BERLIN -- The gap between 65 Adalbertstrasse and 75 Adalbertstrasse is 100 yards and -- despite Wednesday's reunification of Germany -- 40 years wide.

At No. 65, in what was East Berlin, the residents shovel brown coal into tiled stoves in a constant battle against the city's wet chill. One block to the west, at No. 75, the tenants need only turn up the thermostat.

At No. 65, the toilet is in the hallway, shared by several families. At No. 75, some of the young tenants have spent $12,000 and more to install gleaming new bathrooms in the latest chic colors.

The bus that passes along Adalbertstrasse moves freely between the two parts of this long-divided neighborhood. But if a driver happens to live at No. 75, he earns four to six times the salary of a driver on the same route who lives at No. 65.

Nearly all traces of the Berlin Wall have been removed from this street, which connects the Kreuzberg section of old West Berlin and an isolated corner of what was once downtown in East Berlin. A new stretch of asphalt was laid last month to connect the two butt ends of Adalbertstrasse severed by the wall in 1961. The old no man's land between the two 12-foot-high concrete walls is now a flat swath of dirt and rubble, a fresh, jarring scar in the turn-of-the-century cityscape.

At No. 65, the paint is peeling off the balconies of workers' apartments. The stairwell lights do not work, and the community TV room is locked. The street is littered with trash and bare of trees.

There are big, old leafy trees outside No. 75, where a recent renovation job is holding up nicely. The tenants have filled the window sills with flower boxes, a rainbow of color on a street that until a few weeks ago was known for its comfort and quiet.

That's done now. East or west, the residents of Adalbertstrasse have lost their cul-de-sacs. Traffic flows constantly, and people walk back and forth, many of them eastsiders going west to work, shop or visit the many bars and restaurants.

"As soon as you cross over to the west, there's life all around you," said Rainer Hartmetz, 27, who lives on the east end of the block. "At night in the east, there's no one on the street." Hartmetz considers himself a Kreuzberg resident these days -- he can't get enough of the ethnic mix of the west side's most diverse section, a magnet for Turks, political radicals and hundreds of young people whose wardrobe consists solely of black garments.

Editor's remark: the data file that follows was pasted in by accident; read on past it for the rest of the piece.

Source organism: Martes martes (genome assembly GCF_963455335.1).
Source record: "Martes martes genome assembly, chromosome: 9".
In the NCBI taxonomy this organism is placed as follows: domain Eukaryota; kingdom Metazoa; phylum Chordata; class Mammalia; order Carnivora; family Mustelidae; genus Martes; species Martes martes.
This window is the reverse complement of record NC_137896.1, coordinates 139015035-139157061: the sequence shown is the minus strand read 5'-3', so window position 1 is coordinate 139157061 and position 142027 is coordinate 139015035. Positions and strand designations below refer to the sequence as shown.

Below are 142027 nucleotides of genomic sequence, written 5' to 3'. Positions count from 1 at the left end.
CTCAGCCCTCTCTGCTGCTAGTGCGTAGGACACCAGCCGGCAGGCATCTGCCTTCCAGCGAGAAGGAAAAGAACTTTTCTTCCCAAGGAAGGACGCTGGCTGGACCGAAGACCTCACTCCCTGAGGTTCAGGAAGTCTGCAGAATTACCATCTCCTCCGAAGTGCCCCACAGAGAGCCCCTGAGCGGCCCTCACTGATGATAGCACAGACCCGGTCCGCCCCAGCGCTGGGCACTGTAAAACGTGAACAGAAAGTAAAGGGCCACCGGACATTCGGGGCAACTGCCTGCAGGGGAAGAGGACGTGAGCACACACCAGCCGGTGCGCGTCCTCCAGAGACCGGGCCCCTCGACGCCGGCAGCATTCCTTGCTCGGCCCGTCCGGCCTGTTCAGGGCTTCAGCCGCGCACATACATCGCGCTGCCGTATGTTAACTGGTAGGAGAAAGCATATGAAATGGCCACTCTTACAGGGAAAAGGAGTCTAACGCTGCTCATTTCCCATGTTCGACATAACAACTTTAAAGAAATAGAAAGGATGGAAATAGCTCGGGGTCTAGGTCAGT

But on the west side, Lore Gubanow, a retiree who has lived near this block her entire life, said it will take years to make the two stretches of Adalbertstrasse a single neighborhood.

"It used to be, but it isn't now," she said. "The people on this side have nothing to do with the people over there. I met some of them, but it's all very superficial so far. We were all very excited when the wall came down, but then came a distance.

"The distance comes from our side, because our resentment is building. We're realizing that we have to pay to make their lives like ours. They had the misfortune to live in the Soviet zone, and we had the advantage of the Marshall Plan. So in a way, it's our duty to pay, but still, people resent it."

When the two Germanys became one a few days ago, some of the surface differences between the two sides of Berlin dropped away. New streetcar connections opened from one side of the city to the other. The police forces merged, and the East Berlin officers got new uniforms.

But in ways little and large, life continues at different paces, in different styles. Many prices are still higher in the east, a result of the old East German state consumer agency's near monopoly on grocery stores. It is still difficult to get a phone connection from one side of the city to the other, and callers have to dial as if they were making an international call.

For women living at No. 65, abortions are legal. Women at No. 75 must testify before a panel of physicians if they want to circumvent tight restrictions on abortion.

People on the west end of Adalbertstrasse have to keep their cars in good enough condition to pass strict inspections and meet tight exhaust standards. On the east end, the old East German Trabants have little chance of meeting the all-German standards. When their East German registrations expire next spring, many fear they will be forced to scrap the cars.

Many residents of the east end of the block have rushed to join the western life, often taking less-skilled jobs for much more money than they could earn in the east.

"It doesn't matter what you do, no matter how low it is, the pay is much higher in the west," said novice salesman Roberto Jacobs, 26.

Jacobs still pays only 45 marks a month rent, about $30, although many of the old East German rent subsidies are expected to be lifted in January, when housing costs could jump 300 percent on the east end of Adalbertstrasse.

Although the end of the communist system means innumerable and dramatic changes in their basic assumptions of daily life, many east side residents said they are making the adjustment, taking it all a piece at a time.

"Right now, it doesn't bother me that we earn less," said Hartmetz, a househusband whose wife is a nurse in the east, where she makes about a quarter of the salary she would get in the west if hospitals there accepted her university degree, which is not certain. "Gradually, it will all equalize."

Back in the west, Gubanow, the retiree, predicts that it will take several years before her neighbors down the street truly seem to be neighbors. "Politically it was correct to do all this quickly," she said. "They had no choice. Things just collapsed over there. But personally, it went too fast. We are too different."